In the far east of England in the county of Norfolk lies the Blickling Hall Estate, birth place of one of the most famous women in history – Anne Boleyn. Anne was born here in around 1501, along with her two siblings. The Estate is almost 5,000 acres and makes the perfect day trip destination as there is just so much to do here.
History of Blickling Hall
The original Tudor house was in the possession of John Fastolf before then being owned by Thomas Boleyn, later Earl of Wiltshire. The Tudor house no longer exists though, and the Blickling Hall seen today was built on the ruins of the old Boleyn property in the reign of James I. Interestingly, it was designed by Robert Lyminge, who also designed Hatfield House not too far away in Hertfordshire.
In 1698 the estate passed down to Sir John Hobart, created Earl of Buckinghamshire in 1746. He was responsible for building the Doric Temple in the grounds, as well as extending the park by the purchase of adjacent land. His son remodelled the hall between 1765 and 1785. Although the estate then passed down to his youngest daughter Caroline, the couple died childless and it thus devolved to Caroline’s nephew William Kerr, the 8th Marquess of Lothian, and passed down via the Kerr family until 1940 when it was left in the Marquess’ will to The National Trust.
Interestingly, also during WW2, the house was requisitioned and served as the Officers’ mess of nearby RAF Oulton. There is a room in the house telling their stories.
What to do at Blickling
C. The House & Driveway
The main entrance to the house is truly grand. You can also tour the house, entering through the front door and feeling like royalty as you do. The main stairway that greets you feels imposing, and you can visit the dining rooms, bedrooms and absolutely incredible library. There is also a working kitchen, where a cook makes cakes using the equipment available in the Jacobean era. On the day we visited it was lemon cake.
B. The formal gardens
The formal gardens at the side of the house are absolutely beautiful – well maintained lawns, incredibly pruned roses, perfect symmetry and lots of benches to sit on and take it all in. There is also a walled garden, but at the time I visited it was under renovation.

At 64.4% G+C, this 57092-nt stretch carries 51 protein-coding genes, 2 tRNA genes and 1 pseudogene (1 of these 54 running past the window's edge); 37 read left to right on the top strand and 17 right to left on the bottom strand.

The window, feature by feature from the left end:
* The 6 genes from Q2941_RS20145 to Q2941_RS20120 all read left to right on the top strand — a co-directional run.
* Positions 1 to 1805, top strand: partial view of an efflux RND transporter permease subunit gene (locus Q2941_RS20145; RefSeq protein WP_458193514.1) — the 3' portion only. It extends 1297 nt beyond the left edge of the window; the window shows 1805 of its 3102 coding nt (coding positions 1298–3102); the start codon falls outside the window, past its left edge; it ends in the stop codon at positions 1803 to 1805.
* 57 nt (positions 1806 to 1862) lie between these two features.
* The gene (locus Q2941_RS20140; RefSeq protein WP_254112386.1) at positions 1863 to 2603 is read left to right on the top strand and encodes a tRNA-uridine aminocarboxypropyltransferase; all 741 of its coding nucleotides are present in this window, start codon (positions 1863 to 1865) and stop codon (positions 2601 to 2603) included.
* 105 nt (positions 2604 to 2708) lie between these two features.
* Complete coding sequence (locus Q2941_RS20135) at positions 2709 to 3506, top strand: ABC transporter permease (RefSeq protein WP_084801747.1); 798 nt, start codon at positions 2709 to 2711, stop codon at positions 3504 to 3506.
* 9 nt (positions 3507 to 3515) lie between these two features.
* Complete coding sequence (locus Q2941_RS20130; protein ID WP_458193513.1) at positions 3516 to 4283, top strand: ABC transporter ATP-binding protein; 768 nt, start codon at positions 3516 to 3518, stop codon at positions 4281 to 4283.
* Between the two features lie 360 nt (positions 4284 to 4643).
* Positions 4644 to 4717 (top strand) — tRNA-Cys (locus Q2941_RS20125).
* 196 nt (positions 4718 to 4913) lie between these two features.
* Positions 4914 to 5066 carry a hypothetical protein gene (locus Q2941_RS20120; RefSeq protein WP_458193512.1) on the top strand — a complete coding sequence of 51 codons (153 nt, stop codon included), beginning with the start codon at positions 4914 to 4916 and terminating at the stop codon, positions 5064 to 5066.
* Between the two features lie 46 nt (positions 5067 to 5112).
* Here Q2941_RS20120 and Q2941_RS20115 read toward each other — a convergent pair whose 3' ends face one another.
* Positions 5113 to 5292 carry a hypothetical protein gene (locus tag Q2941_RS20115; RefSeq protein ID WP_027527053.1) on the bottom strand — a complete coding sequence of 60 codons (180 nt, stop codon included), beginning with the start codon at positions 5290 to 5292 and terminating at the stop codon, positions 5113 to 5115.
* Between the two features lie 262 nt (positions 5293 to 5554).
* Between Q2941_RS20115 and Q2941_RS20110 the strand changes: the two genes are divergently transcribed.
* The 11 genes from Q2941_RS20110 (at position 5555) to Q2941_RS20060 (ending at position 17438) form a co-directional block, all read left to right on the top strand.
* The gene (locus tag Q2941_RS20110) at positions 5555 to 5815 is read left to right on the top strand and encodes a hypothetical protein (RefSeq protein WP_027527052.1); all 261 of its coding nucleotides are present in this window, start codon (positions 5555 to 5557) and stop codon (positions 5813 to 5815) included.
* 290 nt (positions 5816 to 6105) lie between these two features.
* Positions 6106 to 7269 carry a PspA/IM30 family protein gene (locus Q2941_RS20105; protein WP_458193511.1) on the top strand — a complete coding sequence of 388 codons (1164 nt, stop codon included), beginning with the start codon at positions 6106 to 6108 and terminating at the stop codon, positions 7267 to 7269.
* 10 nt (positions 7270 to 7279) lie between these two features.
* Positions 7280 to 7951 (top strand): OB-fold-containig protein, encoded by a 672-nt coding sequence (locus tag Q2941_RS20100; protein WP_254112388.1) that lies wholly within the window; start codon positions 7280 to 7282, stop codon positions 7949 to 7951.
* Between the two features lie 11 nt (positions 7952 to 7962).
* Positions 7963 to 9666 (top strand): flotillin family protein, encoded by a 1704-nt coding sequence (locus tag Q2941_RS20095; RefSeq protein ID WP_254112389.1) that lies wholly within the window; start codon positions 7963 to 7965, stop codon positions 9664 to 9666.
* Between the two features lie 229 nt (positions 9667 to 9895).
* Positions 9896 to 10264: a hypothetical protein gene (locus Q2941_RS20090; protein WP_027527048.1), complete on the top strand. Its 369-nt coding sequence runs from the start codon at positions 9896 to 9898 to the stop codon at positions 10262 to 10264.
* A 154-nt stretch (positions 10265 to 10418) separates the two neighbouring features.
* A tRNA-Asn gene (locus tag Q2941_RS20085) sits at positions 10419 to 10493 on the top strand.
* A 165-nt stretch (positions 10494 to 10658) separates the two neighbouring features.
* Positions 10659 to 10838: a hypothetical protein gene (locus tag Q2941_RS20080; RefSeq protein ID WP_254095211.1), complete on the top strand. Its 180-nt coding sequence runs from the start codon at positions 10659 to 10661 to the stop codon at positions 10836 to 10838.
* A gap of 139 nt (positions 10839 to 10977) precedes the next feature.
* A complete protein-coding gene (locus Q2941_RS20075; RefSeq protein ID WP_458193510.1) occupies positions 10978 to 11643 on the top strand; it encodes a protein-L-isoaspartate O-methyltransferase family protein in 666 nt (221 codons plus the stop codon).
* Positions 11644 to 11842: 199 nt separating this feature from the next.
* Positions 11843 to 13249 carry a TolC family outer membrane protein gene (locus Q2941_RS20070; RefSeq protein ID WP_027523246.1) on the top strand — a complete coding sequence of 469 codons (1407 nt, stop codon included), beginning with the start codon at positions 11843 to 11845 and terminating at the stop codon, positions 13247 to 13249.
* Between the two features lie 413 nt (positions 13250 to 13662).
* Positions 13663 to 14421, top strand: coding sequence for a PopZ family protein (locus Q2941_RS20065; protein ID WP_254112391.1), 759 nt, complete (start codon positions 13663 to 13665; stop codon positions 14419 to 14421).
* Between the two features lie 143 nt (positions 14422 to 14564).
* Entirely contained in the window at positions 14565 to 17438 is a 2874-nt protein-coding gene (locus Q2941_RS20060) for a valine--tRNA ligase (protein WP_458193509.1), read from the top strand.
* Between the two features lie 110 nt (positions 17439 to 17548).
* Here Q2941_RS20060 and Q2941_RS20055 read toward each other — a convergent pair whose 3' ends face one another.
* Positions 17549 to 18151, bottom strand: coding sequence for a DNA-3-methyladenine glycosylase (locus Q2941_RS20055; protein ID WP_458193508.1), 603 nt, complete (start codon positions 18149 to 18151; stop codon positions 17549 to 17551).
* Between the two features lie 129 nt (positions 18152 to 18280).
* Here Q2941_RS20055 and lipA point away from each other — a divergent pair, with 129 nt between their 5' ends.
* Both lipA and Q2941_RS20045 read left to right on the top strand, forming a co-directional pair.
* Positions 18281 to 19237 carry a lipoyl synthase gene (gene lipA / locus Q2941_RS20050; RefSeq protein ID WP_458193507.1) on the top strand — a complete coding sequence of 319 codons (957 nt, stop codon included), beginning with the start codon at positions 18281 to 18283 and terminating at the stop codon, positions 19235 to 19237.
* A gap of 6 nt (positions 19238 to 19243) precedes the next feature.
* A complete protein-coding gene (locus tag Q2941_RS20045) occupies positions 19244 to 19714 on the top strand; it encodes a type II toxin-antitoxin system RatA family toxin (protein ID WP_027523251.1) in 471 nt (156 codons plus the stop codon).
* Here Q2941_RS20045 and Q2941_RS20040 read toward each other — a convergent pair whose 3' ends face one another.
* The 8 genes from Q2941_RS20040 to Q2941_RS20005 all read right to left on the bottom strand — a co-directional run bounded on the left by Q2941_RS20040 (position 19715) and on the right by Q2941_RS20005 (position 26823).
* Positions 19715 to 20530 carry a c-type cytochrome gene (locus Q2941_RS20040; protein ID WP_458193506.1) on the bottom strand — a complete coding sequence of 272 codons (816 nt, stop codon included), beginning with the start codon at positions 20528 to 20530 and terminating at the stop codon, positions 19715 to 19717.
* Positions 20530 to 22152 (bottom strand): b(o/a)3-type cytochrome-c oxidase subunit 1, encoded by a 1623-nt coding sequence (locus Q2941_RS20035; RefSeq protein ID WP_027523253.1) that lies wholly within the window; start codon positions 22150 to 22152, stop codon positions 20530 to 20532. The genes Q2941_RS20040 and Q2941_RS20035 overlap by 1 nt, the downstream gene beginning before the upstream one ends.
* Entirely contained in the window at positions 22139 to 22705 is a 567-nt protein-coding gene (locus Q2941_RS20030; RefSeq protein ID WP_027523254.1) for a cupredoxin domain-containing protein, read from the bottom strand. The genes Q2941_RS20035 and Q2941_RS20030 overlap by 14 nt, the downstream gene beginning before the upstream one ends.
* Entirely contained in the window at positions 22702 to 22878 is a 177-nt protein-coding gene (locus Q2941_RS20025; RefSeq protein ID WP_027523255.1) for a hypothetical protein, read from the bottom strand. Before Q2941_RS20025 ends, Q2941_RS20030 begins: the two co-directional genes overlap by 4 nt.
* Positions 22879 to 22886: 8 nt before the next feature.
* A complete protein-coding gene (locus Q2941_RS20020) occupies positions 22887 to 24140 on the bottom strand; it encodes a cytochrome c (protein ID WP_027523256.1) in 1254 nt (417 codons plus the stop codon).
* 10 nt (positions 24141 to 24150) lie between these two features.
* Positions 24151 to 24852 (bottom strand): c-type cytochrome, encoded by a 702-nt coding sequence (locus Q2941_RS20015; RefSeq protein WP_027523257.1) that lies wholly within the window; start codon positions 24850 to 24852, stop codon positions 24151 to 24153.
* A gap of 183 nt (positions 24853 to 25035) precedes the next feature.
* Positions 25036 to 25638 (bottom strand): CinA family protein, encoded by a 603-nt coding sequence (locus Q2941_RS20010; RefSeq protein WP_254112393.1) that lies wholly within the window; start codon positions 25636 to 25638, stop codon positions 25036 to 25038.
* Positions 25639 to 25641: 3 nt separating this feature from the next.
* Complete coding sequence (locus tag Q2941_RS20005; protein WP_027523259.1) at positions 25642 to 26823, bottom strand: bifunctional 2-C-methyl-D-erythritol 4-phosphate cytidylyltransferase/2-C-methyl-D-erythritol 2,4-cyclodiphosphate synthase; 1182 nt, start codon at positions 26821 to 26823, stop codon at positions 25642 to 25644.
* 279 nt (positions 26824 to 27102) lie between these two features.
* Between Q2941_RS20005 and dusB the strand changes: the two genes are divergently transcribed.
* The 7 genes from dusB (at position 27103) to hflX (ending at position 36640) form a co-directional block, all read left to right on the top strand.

C. The Lake & Park
There are 500 acres of woodland to explore on the Estate, and a lovely way to see some of it is to take a stroll around the large lake – a full loop will be around 3km. There are lots of friendly birds, especially geese, so be careful if you choose to take a picnic!
D. The Mausoleum
Bizarrely, there is a pyramid shaped mausoleum at Blickling – built in the 1700s and modelled on a Roman magistrate’s tomb. Far from Rome, this one is nestled in the woods on this Norfolk Estate, but it makes for a fun walk trying to find it!
E. The Bucks Arms
There is a cafe at Blickling Hall, but if you want an amazing lunch whilst visiting, then head to The Bucks Arms pub. The menu has so much choice and the food is absolutely delicious. It is one of the nicest pub meals we’ve ever had (and we’ve had a lot!) I had the chicken tikka skewers with curried fries, mango chutney and spiced flatbread. I’m hungry again just hinking about it.
F. Blickling Church & Escape Room
One of the most unique things on offer at Blickling Hall is the opportunity to do the world’s first escape room in a real church, on the Blickling estate. The church itself is beautiful, and on certain days it’s closed to the public for escape rooms to be played. It’s such an incredibly unique experience to play in such a wonderful space – we play quite a lot of escape rooms and the great things about this was that the space is so big it’s not too hot (normally we come out sweating), the storyline is great (get Anne Boleyn married to Henry VIII) and the setting is so unique (puzzles involving stained glass windows, the church font and pews). I’d put it up there as one of the best rooms I’ve ever done – and if you’re interested you can book via History Mystery HERE.
So that’s it for a visit to Blickling Hall. What do you think? As I’ve been saying on the blog all year, it’s been so nice to discover all these parts of England I never even knew existed until recently, and I hope you’re enjoying the England content on here too and aren’t too bored yet! Stay safe and happy travelling everyone.